The president of the Philippines has barred Canadians from entering the country until at least mid-January in an effort to prevent the spread of the new COVID-19 variant.
President Rodrigo Duterte announced the travel ban in a memorandum dated December 29. A total of 19 countries, including Canada, Ireland, Japan, and Australia, are named in the ban.
Foreign travellers who have been to any of the 19 countries listed in the memorandum in the 14 days leading up to their arrival in the Philippines will be barred from entering the country. The ban will be in effect until at least January 15.
Filipino citizens who are returning from any of the identified countries will still be granted entry, but must undergo an “absolute facility-based” 14-day quarantine.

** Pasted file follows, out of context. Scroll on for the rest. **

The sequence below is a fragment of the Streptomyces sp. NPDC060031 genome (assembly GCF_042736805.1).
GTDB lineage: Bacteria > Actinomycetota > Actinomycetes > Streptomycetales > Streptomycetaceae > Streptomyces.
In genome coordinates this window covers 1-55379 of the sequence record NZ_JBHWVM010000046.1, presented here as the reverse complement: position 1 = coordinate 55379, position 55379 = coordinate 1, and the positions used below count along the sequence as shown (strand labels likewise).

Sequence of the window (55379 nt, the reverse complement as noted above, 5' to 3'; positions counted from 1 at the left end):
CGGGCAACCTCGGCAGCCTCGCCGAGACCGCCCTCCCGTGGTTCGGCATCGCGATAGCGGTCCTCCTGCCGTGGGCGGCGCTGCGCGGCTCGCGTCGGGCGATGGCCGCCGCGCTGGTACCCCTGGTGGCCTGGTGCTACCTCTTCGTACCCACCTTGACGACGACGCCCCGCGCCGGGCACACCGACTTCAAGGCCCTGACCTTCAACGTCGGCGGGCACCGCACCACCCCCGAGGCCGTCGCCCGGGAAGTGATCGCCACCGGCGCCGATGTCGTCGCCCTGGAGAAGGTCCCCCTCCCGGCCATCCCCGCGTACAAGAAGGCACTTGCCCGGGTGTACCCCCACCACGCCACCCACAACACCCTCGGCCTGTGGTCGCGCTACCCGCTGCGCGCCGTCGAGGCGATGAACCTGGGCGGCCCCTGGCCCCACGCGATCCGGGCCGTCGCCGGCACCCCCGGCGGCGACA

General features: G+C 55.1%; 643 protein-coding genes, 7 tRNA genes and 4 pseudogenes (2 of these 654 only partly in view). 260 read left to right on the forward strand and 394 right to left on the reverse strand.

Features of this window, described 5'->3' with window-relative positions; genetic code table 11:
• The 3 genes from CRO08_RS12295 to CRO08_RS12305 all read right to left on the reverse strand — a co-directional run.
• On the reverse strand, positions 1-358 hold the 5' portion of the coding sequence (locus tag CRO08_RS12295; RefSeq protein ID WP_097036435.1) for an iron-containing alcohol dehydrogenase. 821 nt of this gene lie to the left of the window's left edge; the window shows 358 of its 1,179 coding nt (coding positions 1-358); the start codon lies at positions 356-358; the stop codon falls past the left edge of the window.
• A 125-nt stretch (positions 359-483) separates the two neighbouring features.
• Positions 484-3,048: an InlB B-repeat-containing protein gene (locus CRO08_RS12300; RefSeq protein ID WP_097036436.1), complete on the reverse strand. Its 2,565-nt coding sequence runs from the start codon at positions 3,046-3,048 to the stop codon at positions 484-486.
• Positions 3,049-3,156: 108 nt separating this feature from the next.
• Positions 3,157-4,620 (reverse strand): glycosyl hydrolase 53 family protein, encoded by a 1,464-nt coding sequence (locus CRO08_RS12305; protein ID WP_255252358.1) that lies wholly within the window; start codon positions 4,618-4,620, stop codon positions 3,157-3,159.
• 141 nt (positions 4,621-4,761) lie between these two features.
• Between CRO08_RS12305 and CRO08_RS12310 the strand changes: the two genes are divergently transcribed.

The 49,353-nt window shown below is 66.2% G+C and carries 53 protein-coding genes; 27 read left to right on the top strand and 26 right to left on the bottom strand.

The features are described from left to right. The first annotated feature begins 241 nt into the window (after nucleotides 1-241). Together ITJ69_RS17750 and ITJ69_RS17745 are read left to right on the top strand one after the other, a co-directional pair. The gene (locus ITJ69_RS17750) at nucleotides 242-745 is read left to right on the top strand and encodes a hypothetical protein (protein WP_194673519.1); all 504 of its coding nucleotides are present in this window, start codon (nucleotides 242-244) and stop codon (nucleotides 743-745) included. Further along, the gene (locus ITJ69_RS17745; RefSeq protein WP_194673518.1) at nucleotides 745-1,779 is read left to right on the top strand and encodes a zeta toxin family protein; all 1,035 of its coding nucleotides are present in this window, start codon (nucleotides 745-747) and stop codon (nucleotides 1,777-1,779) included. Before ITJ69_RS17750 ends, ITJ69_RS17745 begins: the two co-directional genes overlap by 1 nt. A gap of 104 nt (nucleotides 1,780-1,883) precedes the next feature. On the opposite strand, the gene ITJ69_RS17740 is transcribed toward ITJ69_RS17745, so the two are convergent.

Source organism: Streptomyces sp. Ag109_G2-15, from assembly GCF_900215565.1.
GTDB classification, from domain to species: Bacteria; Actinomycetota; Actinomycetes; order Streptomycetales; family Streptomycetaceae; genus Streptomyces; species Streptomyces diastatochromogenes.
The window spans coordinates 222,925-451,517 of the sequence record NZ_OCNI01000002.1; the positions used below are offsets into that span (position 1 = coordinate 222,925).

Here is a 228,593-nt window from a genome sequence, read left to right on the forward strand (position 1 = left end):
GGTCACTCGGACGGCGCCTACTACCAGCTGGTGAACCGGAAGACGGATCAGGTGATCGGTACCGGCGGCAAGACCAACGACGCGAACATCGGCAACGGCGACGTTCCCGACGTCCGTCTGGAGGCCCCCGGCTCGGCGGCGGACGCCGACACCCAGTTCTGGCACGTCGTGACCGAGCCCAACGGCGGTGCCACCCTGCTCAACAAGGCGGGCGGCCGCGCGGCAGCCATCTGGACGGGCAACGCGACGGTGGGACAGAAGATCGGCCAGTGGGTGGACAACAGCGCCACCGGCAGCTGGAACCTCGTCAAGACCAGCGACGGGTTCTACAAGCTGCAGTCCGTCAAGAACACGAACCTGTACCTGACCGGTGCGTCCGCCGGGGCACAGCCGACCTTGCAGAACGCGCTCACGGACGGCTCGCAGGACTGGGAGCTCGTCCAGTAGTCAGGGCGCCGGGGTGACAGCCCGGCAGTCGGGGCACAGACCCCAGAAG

The travel bans are intended to “address the risks posed by the new variant,” and are being imposed “in the interest of protecting the health and safety of the Filipino people,” according to the government.
On December 23, the Philippine government issued a “prohibition of entry” on all travellers arriving from the United Kingdom, and temporarily suspended flights from the country.
Both orders have been extended until January 15, according to the December 29 memorandum.
The Philippine government said it may impose further restrictions if the new COVID-19 variant is detected in other countries.
Data suggests that the new variant, which was first detected in the UK in December, can be transmitted faster than the initial strain of the virus.
However, there is no evidence to suggest that the mutation causes more severe illness, or that vaccines will be any less effective against it.
Canada has banned flights from the UK until at least January 6.